A few times a year I am contacted by a mother who wants to put her child’s biological father on the child’s birth certificate but she was married to someone else at the time of the child’s birth. What she expects to be an easy procedure isn’t. Family court clerks will tell her she needs a guardian for her child so she goes searching for a guardian. Actually the procedure is more complicated than that–a lot more complicated.
“In South Carolina, there is a common law presumption that a child born during lawful wedlock is a child of the marriage.” Fisher v. Tucker, 388 S.C. 388, 697 S.E.2d 548, 550 (2010). South Carolina couples regularly get divorced without mentioning in their divorce pleadings that, after the parties’ separated, wife gave birth to a child that isn’t her husband’s. The court, unaware of this child’s existence, grants the parties a divorce. The divorce decree remains silent about this child’s existence, but paternity remains presumptively the now-ex-husband’s. Later, when the mother or the biological father want to address paternity, they expect it to be an easy procedure and are surprised when it isn’t.
The law deliberately makes it difficult to “delegitimize” a child. Decades ago it was considered shameful for a married woman to bear a child that wasn’t her husband’s child: the archaic legal definition of such a child was “bastard.” The law demanded procedural clarity before it turned a child from one born of the marriage into a “bastard.” Even though the stigma surrounding such children has greatly lessened–if not been eliminated–within the general culture, the law still demands procedural safeguards. Thus S.C. Code § 63-17-10(E) requires:
Whenever an action threatens to make a child illegitimate, the presumed legal father and the putative natural father must be made parties respondents to the action. A child under the age of eighteen years must be represented by a guardian ad litem appointed by the court. Neither the mother nor the presumed or putative father of the child may represent him as guardian ad litem.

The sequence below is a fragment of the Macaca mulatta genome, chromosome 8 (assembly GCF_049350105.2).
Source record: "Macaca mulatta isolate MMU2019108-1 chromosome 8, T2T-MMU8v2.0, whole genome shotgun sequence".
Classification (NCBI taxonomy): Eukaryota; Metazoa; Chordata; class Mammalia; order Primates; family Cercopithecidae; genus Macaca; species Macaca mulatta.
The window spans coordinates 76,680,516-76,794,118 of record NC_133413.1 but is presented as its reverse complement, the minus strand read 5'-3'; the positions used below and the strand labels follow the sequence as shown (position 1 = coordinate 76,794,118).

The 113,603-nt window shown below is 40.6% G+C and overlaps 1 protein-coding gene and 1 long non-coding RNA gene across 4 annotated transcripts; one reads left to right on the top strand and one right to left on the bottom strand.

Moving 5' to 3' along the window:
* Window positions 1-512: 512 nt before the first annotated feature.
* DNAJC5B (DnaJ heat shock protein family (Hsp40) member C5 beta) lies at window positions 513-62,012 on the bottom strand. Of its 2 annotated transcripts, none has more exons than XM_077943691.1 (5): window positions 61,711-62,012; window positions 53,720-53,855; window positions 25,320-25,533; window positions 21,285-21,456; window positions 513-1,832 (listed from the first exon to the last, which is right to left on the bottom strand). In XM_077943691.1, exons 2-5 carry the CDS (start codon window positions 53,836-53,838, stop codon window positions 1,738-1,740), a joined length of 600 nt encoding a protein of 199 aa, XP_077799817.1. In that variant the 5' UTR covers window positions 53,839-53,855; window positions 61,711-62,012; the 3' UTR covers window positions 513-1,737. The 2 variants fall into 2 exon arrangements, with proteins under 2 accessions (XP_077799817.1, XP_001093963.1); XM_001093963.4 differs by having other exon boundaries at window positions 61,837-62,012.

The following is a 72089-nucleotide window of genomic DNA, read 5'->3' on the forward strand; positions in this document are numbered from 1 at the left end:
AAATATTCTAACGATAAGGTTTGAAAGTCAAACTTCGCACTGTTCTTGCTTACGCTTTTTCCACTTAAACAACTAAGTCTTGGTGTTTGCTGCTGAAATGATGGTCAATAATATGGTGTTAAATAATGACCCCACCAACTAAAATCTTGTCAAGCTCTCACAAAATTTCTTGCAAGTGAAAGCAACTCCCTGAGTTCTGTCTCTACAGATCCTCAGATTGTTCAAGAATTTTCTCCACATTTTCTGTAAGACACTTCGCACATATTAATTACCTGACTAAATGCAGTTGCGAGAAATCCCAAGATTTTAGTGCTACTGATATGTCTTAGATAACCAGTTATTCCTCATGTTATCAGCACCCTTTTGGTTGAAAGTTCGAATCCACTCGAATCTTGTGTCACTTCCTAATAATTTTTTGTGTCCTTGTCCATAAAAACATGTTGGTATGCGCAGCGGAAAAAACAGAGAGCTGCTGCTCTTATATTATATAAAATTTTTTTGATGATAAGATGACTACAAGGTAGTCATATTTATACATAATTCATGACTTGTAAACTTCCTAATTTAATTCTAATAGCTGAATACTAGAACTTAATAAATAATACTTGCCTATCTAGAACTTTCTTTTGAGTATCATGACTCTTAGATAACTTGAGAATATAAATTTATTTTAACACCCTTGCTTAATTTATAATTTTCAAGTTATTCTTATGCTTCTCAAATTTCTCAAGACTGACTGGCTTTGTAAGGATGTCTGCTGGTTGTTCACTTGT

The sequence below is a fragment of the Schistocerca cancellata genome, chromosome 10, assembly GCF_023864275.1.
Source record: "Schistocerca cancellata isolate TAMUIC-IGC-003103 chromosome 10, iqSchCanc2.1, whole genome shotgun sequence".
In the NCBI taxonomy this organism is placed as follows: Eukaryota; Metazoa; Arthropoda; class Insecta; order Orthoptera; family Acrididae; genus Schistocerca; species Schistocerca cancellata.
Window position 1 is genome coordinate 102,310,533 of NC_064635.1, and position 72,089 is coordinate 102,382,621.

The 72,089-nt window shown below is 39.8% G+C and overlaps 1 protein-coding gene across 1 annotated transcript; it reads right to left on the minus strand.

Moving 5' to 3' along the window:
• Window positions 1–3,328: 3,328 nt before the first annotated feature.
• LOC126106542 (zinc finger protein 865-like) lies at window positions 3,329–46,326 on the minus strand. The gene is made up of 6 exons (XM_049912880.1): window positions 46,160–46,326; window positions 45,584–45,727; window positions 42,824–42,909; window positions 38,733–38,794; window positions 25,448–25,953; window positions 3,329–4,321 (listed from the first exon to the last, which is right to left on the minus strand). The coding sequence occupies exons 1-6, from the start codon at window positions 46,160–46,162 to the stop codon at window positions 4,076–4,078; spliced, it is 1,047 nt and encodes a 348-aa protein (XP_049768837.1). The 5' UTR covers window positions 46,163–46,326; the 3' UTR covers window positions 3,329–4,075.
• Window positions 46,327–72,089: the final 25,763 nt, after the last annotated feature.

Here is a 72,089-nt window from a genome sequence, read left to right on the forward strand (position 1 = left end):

While the statute does not define “presumed legal father,” common law makes it clear that this term refers to the husband. When a married woman bears a child that is not her husband’s, one must make both the husband and the biological father parties to the paternity action. This is true even if mother and husband divorce after the child’s birth. If the child is under the age of eighteen, an independent guardian ad litem must be appointed for the child–and someone will need to pay the guardian’s fee. Even if all parties agree on paternity, there will need to be a hearing in which the mother, the husband, the biological father and the guardian acknowledge the biological father’s paternity. When uncontested this is still an involved and not-inexpensive procedure.
The general culture is getting so inured to paternity being divorced from matrimony that most folks assume it is easy to establish paternity of a child when the husband isn’t the father. However the legal culture encourages and strongly desires that child bearing and marriage remain congruent. Thus, for the foreseeable future, making a child born of a marriage into a child born of another man will likely require formal and involved legal proceedings.